Epoxies and cements can bulletproof the heads of your fly patterns, preventing threads from unraveling.
If you were to stop into an average fly shop and ask to see their assortment of fly-tying glues and adhesives, you'd probably be stunned by the number of products that get shuffled your way. Flexible cements, super glues and hard-set epoxies are just a few examples of different adhesives available to the creative fly tier.
Looking back over the history of fly tying, adhesives were not commonly incorporated into flies. Legendary tiers such as Frederick Halford and Theodore Gordan created many fantastic flies over their many years of tying, yet never once did a product as simple as head cement touch a thread wrap.
If you look at using adhesives for fly tying critically, longevity is the first point that should come to mind. Most fly hackles and body wraps do not last more than a few fish, but with the advantages of new adhesives, traditional patterns can be transformed to withstand punishment from the toothiest fish.
New epoxies and cements can bulletproof the heads of fly patterns to prevent unraveling of threads. Flexible cements allow delicate materials to be sculpted like never before, while also changing the buoyancy of your flies in the water.
Every fly fisherman at one time or another has had their favorite fly come out of a snag or fishes mouth with the body materials and tying thread unraveled, leaving a shaggy hook shank that could never fool a wise fish. That's why over the last 30 to 40 years head cement has increasingly been used to seal the final wraps of thread placed on to the head of the fly.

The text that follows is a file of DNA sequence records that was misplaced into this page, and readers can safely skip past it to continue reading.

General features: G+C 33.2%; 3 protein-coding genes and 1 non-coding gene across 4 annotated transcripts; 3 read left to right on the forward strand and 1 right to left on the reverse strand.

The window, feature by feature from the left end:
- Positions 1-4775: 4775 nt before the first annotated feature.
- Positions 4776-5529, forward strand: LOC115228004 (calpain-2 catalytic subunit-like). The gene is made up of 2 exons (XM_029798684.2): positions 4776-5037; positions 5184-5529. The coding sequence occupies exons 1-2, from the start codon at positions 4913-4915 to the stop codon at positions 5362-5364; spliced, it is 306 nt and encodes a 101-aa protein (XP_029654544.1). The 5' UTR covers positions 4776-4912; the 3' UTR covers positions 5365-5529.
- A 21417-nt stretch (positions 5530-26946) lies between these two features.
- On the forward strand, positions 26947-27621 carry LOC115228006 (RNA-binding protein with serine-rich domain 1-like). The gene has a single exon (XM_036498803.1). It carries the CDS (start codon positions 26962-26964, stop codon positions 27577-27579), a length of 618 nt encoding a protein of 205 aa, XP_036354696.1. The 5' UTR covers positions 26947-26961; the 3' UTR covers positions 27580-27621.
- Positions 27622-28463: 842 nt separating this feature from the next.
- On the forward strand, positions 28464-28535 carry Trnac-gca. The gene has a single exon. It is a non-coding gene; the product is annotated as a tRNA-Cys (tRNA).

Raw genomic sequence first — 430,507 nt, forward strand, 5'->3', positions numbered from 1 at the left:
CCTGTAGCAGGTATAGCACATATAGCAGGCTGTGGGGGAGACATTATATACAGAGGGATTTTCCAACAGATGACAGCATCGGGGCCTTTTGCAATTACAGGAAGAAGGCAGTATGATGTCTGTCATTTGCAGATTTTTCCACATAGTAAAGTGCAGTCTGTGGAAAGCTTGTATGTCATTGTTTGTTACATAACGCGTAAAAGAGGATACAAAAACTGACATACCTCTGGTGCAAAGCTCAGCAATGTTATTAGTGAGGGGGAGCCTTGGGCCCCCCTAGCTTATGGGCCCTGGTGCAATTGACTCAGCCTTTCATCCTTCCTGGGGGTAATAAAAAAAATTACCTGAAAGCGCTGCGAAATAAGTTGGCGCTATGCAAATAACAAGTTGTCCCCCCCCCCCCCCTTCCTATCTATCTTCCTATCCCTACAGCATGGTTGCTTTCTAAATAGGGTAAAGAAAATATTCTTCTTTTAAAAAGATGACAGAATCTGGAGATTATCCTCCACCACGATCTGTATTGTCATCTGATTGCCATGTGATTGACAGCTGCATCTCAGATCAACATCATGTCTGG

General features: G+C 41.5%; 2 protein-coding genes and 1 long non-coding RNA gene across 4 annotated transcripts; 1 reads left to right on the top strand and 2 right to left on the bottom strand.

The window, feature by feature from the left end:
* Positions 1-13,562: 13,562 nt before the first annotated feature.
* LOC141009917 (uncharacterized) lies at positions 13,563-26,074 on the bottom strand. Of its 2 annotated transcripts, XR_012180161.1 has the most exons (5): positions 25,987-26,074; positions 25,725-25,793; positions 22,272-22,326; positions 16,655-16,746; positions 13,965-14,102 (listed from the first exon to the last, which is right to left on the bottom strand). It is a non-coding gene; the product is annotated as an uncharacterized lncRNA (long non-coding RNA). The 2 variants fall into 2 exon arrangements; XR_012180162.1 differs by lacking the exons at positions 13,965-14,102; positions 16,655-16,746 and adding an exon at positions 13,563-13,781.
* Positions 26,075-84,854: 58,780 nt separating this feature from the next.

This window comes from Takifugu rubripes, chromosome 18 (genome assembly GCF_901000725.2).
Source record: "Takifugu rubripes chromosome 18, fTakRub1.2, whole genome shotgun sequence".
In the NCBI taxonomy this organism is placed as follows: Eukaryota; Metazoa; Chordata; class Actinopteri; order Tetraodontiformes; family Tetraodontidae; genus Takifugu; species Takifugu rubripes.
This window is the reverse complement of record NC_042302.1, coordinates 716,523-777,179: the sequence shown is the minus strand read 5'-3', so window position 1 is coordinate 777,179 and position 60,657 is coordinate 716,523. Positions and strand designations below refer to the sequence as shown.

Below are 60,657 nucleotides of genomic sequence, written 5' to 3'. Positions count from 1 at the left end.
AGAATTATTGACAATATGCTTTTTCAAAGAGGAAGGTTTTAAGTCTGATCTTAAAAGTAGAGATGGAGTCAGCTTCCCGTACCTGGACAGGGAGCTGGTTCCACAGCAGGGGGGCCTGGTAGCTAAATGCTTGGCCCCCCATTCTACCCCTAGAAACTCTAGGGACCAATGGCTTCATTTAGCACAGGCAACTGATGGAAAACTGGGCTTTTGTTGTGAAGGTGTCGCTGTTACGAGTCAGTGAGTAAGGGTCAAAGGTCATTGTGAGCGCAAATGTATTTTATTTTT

Head cements need to be applied to flies in multiple applications, building layer-over-layer of cement for maximum protection. Head cement can also be used in flies when working with hard-to-use materials such as buck-tail or calf-tail fibers. With these types of materials, strong thread pressure is needed to hold the material in place, while a few drops of head cement at the tie-on point helps keep things in place a little better than the tying thread alone.
One of the great advantages of head cements over other adhesives is that it is very thin-bodied, meaning it can be applied to flies very easily and minimally, reducing the bulk to flies without compromising strength. Needle applicators or fine tipped brushes do a great job of applying head cement in hard-to-reach areas.
Flexible cements are relatively new to the fly-tying world, and the possible applications for flexible cements are almost endless. In most cases, flexible cements are used to fix feathers in which tiers want to bend, cut and sculpt into a desired shape. These cement-coated feathers are mainly used for wing cases, spent wings or nymph exoskeletons.
When tying saltwater patterns, flexible cements are used to coat the heads of flies to create realistic, durable minnow patterns.
If a small amount is applied and allowed to penetrate into the fibers, flexible cements can also be used to aid in the durability of flies. When tying saltwater patterns, flexible cements can be used to coat the heads of flies, creating a realistic and very durable minnow pattern. If you are going to attach stick-on eyes to the head, it is a good idea to coat the entire head in flexible cement after the eyes are in place. This quick coating will seal the head of the fly and hold the eyes in place.